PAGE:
2180 Barlow Road
Hudson, Ohio 44236
Telephone: (330) 650-3000
Fax: (330) 287-2864
Wholly Owned Subsidiary of Newell Rubbermaid Inc.
Sales: $2.59 billion (2002)
NAIC: 339932 Game, Toy, and Children's Vehicle Manufacturing
Our common goal is to create and supply innovative children's products that provide fun that lasts to customers and consumers around the world. To reach that goal, Little Tikes' associates' actions are guided by the principles of Customer Satisfaction, Teamwork, Innovation, Marketing, and Continuous Improvement.
1970: Thomas G. Murdough establishes the Little Tikes Co.
1979: The company introduces the Cozy Coupe ride-in car.
1983: Sales rise by 73 percent to $42.9 million.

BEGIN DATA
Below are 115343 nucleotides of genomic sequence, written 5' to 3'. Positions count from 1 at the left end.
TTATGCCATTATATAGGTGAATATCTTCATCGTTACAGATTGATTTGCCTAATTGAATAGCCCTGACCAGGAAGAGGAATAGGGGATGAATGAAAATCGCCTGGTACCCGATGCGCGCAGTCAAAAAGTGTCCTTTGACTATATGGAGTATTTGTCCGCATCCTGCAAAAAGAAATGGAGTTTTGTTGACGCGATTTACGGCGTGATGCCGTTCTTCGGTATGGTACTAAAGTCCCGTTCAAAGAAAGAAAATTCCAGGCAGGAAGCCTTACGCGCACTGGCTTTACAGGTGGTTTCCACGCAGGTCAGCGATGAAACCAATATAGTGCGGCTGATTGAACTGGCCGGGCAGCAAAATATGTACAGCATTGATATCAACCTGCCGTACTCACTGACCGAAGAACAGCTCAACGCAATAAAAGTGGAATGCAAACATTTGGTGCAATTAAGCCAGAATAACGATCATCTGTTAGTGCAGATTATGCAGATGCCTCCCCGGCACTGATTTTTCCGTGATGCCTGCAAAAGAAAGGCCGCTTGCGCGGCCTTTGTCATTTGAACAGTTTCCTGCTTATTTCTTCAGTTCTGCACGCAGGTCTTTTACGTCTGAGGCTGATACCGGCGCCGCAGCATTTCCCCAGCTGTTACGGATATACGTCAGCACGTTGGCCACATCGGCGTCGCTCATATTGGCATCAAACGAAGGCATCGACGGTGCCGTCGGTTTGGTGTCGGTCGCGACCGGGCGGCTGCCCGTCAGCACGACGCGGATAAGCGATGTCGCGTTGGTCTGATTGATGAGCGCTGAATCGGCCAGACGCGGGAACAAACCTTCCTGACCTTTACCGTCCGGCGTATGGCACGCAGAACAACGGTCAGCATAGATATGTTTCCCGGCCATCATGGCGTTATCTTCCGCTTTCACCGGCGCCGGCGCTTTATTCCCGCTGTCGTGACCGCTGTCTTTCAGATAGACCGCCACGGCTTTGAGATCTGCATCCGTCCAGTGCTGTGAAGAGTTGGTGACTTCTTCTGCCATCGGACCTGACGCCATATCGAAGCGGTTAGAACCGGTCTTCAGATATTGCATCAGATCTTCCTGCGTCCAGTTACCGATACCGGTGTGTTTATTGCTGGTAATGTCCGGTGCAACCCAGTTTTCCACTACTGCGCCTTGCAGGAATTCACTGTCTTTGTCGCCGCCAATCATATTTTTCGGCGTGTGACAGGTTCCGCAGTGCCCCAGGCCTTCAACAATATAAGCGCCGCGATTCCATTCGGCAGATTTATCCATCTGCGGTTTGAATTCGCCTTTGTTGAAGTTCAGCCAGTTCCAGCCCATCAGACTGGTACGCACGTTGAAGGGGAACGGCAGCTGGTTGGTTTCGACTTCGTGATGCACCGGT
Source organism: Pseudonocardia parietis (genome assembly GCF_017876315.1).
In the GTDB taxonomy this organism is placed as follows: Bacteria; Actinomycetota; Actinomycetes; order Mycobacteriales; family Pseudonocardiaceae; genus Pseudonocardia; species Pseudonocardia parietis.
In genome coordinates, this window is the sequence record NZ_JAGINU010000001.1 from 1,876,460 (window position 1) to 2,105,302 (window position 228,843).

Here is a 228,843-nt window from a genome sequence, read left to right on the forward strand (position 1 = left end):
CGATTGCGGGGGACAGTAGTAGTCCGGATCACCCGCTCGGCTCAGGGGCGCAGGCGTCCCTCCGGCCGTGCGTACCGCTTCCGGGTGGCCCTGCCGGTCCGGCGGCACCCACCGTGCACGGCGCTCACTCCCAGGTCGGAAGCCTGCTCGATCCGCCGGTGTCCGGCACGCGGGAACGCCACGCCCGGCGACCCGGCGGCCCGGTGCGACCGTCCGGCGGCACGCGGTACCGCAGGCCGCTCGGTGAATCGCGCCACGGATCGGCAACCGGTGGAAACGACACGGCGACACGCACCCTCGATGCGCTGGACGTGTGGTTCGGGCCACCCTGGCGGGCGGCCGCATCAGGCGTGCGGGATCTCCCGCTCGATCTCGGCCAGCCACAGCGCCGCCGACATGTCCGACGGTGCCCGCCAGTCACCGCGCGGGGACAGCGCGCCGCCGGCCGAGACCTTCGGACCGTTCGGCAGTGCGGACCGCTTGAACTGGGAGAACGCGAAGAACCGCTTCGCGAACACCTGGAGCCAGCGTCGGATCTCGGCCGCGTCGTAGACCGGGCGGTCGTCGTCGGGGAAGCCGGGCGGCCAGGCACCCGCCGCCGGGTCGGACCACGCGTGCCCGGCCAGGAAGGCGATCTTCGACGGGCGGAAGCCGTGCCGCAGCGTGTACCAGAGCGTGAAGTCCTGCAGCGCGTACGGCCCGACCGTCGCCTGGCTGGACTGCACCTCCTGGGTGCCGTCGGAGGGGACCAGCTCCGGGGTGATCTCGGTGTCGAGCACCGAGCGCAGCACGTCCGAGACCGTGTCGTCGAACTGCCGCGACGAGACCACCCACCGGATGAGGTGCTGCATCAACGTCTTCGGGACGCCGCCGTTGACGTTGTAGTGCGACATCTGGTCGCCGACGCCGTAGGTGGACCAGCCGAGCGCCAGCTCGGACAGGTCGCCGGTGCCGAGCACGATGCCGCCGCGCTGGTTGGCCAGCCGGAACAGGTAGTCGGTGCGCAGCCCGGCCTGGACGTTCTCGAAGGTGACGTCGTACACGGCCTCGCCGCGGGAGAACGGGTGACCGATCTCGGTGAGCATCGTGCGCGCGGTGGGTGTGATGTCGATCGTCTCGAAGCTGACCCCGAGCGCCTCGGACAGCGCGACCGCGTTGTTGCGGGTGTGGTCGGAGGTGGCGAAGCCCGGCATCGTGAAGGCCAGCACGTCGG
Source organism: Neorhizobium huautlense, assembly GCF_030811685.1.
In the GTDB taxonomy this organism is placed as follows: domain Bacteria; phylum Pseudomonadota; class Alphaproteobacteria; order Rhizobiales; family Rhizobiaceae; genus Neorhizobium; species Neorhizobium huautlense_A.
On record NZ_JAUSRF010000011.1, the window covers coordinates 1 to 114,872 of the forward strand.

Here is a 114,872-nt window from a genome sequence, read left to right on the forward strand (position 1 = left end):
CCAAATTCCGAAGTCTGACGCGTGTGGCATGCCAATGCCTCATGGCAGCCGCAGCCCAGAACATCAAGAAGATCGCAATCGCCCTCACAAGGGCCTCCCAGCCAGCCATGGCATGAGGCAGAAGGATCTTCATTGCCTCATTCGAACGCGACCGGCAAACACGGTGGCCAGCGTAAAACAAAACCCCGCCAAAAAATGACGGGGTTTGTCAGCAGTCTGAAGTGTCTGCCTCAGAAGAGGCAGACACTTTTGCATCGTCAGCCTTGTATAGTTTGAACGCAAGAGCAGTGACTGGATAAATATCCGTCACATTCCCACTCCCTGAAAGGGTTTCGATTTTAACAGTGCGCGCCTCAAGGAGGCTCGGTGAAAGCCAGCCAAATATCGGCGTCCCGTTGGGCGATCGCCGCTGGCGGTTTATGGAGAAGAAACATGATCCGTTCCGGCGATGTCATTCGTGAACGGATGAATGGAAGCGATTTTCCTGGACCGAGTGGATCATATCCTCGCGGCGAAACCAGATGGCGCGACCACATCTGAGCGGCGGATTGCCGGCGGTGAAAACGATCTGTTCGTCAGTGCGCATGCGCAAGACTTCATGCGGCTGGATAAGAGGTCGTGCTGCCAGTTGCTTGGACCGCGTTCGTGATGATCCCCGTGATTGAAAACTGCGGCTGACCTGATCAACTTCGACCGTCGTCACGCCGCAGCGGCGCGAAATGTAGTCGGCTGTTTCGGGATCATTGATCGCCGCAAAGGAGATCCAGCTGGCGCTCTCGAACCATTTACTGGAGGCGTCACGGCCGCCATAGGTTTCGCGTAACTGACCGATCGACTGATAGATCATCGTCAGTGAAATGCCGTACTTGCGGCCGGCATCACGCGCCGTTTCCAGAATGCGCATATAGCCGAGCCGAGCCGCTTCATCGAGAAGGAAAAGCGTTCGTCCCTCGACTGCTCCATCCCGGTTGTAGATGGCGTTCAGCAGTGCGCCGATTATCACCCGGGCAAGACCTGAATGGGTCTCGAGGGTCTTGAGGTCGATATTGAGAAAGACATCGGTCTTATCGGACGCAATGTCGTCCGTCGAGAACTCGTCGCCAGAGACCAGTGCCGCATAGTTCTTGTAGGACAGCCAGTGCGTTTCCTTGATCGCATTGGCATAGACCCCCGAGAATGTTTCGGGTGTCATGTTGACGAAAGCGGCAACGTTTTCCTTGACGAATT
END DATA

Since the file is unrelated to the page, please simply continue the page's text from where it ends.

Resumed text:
1984: Rubbermaid Inc. acquires Little Tikes.
1989: Disagreements over marketing strategies lead to Murdough's resignation.
1999: Newell Inc. purchases Rubbermaid.
2002: Little Tikes launches its first national television advertising campaign.
The distinctive, brightly colored plastic toys produced by the Little Tikes Company are a staple for kids around the world. The company manufactures a variety of children's products, including foot-to-floor vehicles, playhouses, basketball sets, activity gyms, and furniture. Its most famous product--the red and yellow Cozy Coupe Car--celebrated its 20th anniversary in 1999 with over six million units sold since its launch. While the company experienced stellar growth from the 1980s into the early 1990s, it faced challenges in the new century due to a slowing economy. As a wholly owned subsidiary of Newell Rubbermaid Inc., Little Tikes operates as the largest rotational molder in the world with manufacturing facilities in Ohio and California, as well as international locations in Europe and Asia.